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  1. My internet gets kicked off every so often. I am connected wirelessly and using Windows 7.
    I reset my router and modem.
    I noticed it is connected to my wireless network connection "home". But at the top, it says currently connected to "home 2". What is the "2"? Is that what is throwing it off? I can't seem to get rid of the "2"
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  2. Can you check if the problem is the wifi connection or the internet connection itself is lost?
    The "2" can be renamed/deleted or whatever you like:
    http://www.wolfsheadonline.com/wp-images/Windows7-Network-large.jpg

    click on the big house symbol on the left, I am already on Win 10 so I can't make a screenshot by myself, in Windows 10 I had to adjust my name with registry editor, seems to be the only way so far.
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  3. Internet connection is good because I get it on my other devices. Just this laptop intermittently gets kicked off.
    I dont have a "connections"
    access type = internet
    homegroup = joined
    connections = wireless internet connection (home)

    Says the network discovery is turned off but it wont let me turn on for some reason even though I am the administrator.
    How do I rename it to get rid of the "2"?
    It is like it is connected to that network two times.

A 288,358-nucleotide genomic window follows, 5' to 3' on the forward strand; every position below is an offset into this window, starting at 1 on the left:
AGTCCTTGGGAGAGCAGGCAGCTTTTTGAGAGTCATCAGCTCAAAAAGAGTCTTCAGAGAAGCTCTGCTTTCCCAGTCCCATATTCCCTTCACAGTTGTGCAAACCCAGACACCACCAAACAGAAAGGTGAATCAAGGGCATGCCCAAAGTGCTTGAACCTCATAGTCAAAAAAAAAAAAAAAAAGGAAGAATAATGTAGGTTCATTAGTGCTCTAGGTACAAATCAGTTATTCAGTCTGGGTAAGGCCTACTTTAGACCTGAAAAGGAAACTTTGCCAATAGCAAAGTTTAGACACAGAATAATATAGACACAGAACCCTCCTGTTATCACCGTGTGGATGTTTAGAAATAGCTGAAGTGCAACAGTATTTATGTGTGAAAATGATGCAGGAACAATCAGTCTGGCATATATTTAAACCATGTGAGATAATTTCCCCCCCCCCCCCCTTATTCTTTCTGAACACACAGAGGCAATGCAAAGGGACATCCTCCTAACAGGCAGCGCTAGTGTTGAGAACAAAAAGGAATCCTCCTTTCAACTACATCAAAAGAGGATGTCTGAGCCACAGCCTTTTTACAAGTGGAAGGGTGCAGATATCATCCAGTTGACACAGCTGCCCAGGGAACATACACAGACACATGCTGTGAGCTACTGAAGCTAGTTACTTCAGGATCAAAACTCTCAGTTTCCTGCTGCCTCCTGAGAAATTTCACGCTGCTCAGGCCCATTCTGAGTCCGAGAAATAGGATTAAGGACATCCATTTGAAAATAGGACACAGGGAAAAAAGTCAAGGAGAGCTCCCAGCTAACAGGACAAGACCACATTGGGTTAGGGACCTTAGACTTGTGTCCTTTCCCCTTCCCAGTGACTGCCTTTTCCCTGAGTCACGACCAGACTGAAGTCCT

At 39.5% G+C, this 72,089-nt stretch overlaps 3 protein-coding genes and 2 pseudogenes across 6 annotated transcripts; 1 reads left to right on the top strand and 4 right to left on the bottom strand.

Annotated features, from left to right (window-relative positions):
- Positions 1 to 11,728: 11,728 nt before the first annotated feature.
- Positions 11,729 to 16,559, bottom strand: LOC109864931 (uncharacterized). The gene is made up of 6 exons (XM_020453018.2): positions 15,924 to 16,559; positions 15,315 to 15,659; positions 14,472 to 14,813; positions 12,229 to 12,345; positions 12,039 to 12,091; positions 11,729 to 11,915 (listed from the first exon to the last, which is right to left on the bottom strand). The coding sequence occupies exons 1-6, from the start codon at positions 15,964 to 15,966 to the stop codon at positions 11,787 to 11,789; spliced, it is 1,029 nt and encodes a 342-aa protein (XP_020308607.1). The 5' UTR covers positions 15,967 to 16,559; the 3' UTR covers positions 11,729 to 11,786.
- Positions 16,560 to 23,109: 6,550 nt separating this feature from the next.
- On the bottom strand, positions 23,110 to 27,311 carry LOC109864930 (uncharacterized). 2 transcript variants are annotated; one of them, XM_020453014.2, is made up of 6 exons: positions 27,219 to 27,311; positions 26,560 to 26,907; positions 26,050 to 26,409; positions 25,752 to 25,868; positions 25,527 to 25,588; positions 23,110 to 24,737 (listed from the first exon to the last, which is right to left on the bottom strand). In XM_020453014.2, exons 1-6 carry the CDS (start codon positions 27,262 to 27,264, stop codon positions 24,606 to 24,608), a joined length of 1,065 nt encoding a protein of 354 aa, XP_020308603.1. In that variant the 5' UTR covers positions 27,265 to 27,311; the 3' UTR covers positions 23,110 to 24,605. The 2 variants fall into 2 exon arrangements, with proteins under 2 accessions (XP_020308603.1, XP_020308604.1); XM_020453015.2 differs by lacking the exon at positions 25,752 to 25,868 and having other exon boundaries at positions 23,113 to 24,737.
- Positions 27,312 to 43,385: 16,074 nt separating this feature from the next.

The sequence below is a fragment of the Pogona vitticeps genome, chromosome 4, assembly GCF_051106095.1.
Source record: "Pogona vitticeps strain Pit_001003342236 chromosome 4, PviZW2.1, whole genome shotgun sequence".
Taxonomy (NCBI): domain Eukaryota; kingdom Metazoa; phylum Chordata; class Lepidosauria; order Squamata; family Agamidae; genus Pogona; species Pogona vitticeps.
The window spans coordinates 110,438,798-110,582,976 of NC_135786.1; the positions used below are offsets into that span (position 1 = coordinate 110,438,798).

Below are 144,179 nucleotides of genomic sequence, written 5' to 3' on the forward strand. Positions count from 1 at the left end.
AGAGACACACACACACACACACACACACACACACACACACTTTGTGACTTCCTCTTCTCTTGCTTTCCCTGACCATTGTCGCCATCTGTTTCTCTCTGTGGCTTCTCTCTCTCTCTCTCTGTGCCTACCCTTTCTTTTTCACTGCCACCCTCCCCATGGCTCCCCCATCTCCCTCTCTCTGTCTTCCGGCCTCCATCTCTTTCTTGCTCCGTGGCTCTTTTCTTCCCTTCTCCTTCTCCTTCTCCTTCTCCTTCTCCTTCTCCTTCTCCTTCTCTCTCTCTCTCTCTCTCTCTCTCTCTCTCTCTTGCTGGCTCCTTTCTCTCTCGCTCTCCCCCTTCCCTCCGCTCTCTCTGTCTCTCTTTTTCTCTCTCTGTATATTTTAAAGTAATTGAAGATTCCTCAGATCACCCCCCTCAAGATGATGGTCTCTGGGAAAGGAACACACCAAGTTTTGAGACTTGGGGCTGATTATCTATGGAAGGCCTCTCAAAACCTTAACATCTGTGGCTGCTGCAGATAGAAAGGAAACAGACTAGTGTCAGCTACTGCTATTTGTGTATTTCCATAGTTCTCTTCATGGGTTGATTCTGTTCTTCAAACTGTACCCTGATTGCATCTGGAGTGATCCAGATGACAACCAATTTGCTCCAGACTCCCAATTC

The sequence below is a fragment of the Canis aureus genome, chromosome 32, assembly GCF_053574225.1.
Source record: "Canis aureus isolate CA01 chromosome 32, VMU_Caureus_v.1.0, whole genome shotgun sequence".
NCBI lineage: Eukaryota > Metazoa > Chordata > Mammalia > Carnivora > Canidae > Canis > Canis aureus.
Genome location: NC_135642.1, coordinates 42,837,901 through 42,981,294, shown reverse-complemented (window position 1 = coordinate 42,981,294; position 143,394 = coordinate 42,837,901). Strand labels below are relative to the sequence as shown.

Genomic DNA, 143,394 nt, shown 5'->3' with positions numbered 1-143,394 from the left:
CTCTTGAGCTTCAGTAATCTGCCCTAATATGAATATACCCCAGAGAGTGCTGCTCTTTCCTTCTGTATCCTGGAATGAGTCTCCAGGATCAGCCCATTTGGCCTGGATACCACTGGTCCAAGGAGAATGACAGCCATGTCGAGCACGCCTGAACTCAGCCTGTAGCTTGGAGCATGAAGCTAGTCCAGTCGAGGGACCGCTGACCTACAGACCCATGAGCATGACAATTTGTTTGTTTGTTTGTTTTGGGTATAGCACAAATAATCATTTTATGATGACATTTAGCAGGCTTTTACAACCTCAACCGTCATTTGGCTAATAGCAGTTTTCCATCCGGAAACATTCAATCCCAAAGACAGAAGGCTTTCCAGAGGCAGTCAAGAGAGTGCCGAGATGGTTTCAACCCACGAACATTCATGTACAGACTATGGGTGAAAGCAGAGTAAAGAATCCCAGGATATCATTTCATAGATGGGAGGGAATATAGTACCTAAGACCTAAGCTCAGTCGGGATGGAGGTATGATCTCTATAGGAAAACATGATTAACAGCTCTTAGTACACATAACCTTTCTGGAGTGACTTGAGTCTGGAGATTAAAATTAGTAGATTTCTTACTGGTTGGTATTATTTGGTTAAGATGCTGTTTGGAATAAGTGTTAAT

Last edited by jyeh74; 19th Mar 2016 at 13:27.
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  4. You should remove the saved wifi networks home and home 2 and reconnect this laptop.
    http://www.ilovefreesoftware.com/24/windows-10/remove-saved-wi-fi-networks-windows-10.html
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  5. The "2" is a meaningless naming designation. It indicates you were on this network at one time, disconnected, and reconnected to it as a different net. No problem whatsoever with the name itself.

    The problem you wish to solve is the disconnection. The name issue is a useless waste of time.

    More info on the situation pertaining when the disconnect happens would be useful. Without that, experienced guesswork is all that remains.

    With a laptop, particularly on battery, and again particularly when the network has not been accessed for a period of time, this would point to a power-saving mode, often set by default for network cards. Investigate and eliminate.

    Other possibilities are a nearby unshielded electrical device, such as a microwave oven or radio transmitter, arc welder in your neighbor's garage, electric motors, etc. Sunspots.

    Next is flaky card or router.

    Knowing EXACTLY what procedure is followed to restore connection would be useful. Estimated time parameters, using real numbers, for frequency and duration of disconnect would also be useful. Concurrent wireless connections thru other devices at the same time and their response, distance of suspect laptop from router, name brands, models, much is missing.
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  6. Total lack of OP response noted for future reference.

    Will waste no further time on this individual.
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